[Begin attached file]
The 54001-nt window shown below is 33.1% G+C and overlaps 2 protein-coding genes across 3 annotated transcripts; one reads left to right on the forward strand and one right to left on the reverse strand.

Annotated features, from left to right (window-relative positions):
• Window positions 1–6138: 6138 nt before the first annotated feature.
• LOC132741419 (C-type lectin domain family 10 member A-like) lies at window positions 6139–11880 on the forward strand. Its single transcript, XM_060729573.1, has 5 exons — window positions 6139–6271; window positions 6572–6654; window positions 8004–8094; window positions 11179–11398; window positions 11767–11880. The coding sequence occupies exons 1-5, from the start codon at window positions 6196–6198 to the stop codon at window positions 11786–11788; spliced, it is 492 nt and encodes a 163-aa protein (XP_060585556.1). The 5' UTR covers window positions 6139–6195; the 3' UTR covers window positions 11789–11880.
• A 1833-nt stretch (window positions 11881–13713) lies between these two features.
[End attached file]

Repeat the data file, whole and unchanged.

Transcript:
The 54001-nt window shown below is 33.1% G+C and overlaps 2 protein-coding genes across 3 annotated transcripts; one reads left to right on the forward strand and one right to left on the reverse strand.

Annotated features, from left to right (window-relative positions):
• Window positions 1–6138: 6138 nt before the first annotated feature.
• LOC132741419 (C-type lectin domain family 10 member A-like) lies at window positions 6139–11880 on the forward strand. Its single transcript, XM_060729573.1, has 5 exons — window positions 6139–6271; window positions 6572–6654; window positions 8004–8094; window positions 11179–11398; window positions 11767–11880. The coding sequence occupies exons 1-5, from the start codon at window positions 6196–6198 to the stop codon at window positions 11786–11788; spliced, it is 492 nt and encodes a 163-aa protein (XP_060585556.1). The 5' UTR covers window positions 6139–6195; the 3' UTR covers window positions 11789–11880.
• A 1833-nt stretch (window positions 11881–13713) lies between these two features.